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Neuroradiology. 2009 Sep;51(9):549-55. doi: 10.1007/s00234-009-0534-7. Epub 2009 May 12.

Assessment of arcuate fasciculus with diffusion-tensor tractography may predict the prognosis of aphasia in patients with left middle cerebral artery infarcts.

Author information

1
Department of Neurology, Graduate School of Medical Science, Kyoto Prefectural University of Medicine, 465 Kajii-cho, Kamigyo-ku, Kyoto, 602-8566, Japan. hoso@bf6.so-net.ne.jp

Abstract

INTRODUCTION:

It is often clinically difficult to assess the severity of aphasia in the earliest stage of cerebral infarction. A method enabling objective assessment of verbal function is needed for this purpose. We examined whether diffusion tensor (DT) tractography is of clinical value in assessing aphasia.

METHODS:

Thirteen right-handed patients with left middle cerebral artery infarcts who were scanned within 2 days after stroke onset were enrolled in this study. Magnetic resonance data of ten control subjects were also examined by DT tractography. Based on the severity of aphasia at discharge, patients were divided into two groups: six patients in the aphasic group and seven in the nonaphasic group. Fractional anisotropy (FA) and number of arcuate fasciculus fibers were evaluated. Asymmetry index was calculated for both FA and number of fibers.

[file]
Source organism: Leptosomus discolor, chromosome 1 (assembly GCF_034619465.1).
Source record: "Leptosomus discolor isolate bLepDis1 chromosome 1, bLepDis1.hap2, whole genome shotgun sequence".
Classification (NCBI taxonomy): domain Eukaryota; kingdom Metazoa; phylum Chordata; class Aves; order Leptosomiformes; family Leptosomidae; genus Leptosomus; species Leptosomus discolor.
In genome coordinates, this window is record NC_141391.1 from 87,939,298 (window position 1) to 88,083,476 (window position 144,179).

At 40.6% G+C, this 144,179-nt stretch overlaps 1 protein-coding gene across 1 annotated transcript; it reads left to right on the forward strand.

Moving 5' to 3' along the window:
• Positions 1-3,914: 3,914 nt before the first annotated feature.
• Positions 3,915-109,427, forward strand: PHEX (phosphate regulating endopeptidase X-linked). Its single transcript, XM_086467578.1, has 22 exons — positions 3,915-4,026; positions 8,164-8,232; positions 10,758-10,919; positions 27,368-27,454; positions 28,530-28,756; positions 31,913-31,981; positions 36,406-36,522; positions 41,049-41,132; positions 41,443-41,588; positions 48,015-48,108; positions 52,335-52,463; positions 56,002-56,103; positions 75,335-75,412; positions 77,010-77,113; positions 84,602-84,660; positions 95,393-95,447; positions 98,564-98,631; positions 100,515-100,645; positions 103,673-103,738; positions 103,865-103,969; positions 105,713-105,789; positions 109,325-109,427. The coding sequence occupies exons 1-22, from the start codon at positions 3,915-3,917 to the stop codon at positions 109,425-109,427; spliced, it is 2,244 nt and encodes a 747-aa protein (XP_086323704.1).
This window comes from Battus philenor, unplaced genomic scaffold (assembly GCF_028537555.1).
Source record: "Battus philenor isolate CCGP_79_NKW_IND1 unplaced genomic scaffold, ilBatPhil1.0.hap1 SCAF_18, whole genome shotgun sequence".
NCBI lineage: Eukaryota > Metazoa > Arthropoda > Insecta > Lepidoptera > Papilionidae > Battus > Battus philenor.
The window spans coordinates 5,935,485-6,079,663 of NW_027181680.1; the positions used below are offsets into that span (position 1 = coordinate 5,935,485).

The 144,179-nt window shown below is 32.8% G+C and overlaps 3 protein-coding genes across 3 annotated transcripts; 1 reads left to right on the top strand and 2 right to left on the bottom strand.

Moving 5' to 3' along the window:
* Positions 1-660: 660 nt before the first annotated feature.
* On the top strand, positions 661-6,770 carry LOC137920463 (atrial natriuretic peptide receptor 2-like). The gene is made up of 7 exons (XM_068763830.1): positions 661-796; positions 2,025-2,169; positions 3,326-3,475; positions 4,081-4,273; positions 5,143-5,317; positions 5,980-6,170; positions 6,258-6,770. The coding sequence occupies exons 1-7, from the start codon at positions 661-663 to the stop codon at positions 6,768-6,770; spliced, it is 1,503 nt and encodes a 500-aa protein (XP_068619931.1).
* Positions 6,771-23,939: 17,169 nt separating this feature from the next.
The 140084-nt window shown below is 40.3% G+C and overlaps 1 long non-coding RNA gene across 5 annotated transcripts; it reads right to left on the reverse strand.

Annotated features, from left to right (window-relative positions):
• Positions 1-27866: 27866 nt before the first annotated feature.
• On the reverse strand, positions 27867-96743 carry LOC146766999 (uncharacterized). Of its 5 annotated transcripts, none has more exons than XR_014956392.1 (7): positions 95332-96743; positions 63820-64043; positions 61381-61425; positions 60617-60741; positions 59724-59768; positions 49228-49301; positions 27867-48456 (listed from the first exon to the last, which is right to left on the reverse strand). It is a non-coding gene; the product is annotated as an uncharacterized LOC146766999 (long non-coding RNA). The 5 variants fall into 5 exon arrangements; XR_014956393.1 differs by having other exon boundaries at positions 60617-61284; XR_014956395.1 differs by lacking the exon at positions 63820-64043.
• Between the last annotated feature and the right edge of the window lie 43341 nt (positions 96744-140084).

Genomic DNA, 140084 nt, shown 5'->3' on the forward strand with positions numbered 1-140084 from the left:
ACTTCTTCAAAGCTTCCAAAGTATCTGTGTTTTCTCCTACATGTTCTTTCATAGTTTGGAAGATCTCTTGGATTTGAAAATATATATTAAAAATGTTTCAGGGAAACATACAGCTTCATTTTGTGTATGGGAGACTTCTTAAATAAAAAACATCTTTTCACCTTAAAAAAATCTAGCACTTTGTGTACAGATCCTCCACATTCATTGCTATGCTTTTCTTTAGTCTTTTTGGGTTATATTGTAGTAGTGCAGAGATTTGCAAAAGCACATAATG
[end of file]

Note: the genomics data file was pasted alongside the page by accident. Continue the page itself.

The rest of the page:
RESULTS:

FA values for the arcuate fasciculus fibers did not differ between hemispheres in either the patient groups or the controls. Number of arcuate fasciculus fibers exhibited a significant leftward asymmetry in the controls and the nonaphasic group but not in the aphasic group. Asymmetry index of number of fibers was significantly lower (rightward) in the aphasic group than in the nonaphasic (P = 0.015) and control (P = 0.005) groups. Loss of leftward asymmetry in number of AF fibers predicted aphasia at discharge with a sensitivity of 0.83 and specificity of 0.86.

CONCLUSIONS:

Asymmetry of arcuate fasciculus fibers by DT tractography may deserve to be assessed in acute infarction for predicting the fate of vascular aphasia.

PMID:
19434402
DOI:
10.1007/s00234-009-0534-7
[Indexed for MEDLINE]

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